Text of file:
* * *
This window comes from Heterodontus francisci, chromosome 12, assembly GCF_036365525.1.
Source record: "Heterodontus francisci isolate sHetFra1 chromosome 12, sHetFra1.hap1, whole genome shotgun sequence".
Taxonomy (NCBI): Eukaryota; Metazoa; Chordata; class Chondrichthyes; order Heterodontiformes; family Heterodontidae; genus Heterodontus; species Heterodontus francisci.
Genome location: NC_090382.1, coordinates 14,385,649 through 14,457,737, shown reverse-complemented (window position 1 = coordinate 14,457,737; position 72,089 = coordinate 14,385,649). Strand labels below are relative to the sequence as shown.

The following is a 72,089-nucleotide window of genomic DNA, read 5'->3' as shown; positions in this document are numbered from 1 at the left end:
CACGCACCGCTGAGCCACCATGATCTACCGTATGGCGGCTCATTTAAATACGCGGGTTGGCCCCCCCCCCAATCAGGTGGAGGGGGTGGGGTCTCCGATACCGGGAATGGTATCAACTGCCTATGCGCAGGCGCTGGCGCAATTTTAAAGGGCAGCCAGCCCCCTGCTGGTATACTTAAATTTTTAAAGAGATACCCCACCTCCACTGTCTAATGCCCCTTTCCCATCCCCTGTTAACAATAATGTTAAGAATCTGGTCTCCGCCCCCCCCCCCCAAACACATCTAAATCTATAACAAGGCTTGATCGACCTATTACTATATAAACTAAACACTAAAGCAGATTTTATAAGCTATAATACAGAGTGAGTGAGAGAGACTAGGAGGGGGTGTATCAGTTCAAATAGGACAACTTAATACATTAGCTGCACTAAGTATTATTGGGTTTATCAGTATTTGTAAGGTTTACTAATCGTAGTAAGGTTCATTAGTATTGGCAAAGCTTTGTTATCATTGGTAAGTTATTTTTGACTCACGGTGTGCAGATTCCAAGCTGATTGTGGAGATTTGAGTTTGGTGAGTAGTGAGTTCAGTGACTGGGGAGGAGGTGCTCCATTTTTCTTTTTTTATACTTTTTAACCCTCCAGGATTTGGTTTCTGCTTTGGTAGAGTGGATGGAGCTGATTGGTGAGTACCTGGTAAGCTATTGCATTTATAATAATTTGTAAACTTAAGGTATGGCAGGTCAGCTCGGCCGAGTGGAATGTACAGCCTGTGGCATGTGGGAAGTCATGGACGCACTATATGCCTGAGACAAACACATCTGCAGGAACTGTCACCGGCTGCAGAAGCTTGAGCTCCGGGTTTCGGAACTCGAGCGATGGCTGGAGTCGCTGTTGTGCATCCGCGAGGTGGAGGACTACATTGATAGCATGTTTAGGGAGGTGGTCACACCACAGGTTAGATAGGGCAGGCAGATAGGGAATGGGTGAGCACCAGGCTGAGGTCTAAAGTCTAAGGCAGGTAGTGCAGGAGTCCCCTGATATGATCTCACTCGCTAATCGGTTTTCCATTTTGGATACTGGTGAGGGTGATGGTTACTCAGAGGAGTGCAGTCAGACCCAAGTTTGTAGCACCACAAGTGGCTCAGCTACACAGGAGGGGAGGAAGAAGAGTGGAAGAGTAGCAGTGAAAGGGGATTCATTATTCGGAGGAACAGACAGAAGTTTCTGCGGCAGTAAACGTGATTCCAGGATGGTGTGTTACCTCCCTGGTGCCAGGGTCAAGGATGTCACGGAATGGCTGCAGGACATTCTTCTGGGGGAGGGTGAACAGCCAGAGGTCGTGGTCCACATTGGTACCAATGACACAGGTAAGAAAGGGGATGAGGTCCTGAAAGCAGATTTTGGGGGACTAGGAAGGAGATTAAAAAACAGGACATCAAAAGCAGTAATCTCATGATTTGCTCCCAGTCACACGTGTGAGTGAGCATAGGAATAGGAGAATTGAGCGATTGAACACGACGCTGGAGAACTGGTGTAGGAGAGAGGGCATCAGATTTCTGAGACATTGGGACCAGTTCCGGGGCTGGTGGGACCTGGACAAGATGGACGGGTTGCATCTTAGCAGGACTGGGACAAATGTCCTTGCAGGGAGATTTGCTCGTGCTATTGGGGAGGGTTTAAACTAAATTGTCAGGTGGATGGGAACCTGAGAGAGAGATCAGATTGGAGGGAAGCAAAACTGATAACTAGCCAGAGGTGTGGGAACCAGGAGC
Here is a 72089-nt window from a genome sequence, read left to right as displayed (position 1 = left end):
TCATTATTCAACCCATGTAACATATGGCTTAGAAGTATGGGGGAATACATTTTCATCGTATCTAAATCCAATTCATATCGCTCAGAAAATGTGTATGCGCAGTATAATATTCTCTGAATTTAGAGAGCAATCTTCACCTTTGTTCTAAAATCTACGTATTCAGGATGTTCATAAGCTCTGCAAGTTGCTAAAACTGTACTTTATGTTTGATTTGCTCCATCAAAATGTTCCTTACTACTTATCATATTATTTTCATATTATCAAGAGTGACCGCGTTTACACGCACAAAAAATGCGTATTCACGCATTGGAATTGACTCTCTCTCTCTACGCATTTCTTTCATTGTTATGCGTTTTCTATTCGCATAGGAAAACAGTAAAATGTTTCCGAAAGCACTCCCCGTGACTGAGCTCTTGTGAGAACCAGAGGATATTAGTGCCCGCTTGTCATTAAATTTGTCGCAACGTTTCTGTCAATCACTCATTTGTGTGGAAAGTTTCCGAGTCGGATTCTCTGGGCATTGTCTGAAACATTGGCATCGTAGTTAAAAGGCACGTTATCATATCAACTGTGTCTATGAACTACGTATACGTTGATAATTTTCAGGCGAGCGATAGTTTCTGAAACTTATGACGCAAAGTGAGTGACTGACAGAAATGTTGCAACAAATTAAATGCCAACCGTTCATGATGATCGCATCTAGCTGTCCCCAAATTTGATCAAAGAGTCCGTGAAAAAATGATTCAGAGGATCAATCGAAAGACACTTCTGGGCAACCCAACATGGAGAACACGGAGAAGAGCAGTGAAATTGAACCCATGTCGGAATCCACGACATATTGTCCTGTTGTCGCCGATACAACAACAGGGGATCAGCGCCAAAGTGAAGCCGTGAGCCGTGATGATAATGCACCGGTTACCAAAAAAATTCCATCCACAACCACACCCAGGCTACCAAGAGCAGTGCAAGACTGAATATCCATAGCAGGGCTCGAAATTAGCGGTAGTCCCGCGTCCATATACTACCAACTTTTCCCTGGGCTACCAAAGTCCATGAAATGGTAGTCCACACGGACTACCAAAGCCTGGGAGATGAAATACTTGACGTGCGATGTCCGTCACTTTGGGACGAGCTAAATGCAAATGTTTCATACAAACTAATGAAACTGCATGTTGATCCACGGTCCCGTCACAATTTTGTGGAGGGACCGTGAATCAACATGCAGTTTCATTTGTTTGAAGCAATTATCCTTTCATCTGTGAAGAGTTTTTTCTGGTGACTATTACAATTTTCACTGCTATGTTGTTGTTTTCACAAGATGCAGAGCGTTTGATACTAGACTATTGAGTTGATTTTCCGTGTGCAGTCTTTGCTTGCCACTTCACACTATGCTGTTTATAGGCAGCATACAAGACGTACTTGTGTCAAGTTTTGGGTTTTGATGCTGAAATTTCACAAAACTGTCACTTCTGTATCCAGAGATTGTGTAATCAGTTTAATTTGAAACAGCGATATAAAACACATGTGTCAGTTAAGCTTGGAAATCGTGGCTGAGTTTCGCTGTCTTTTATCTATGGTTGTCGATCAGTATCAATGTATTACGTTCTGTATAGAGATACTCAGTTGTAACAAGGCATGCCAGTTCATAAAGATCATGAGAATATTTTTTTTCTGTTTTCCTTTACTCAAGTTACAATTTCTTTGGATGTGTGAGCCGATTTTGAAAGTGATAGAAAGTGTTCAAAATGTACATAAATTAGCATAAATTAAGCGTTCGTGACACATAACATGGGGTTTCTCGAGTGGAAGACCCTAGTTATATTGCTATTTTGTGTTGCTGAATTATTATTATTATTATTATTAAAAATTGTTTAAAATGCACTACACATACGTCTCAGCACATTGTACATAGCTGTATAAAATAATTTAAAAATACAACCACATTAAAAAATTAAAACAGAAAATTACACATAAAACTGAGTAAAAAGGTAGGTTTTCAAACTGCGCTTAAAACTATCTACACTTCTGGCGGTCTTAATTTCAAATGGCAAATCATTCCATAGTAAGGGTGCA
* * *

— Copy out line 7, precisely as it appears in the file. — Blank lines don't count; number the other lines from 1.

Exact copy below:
Here is a 72089-nt window from a genome sequence, read left to right as displayed (position 1 = left end):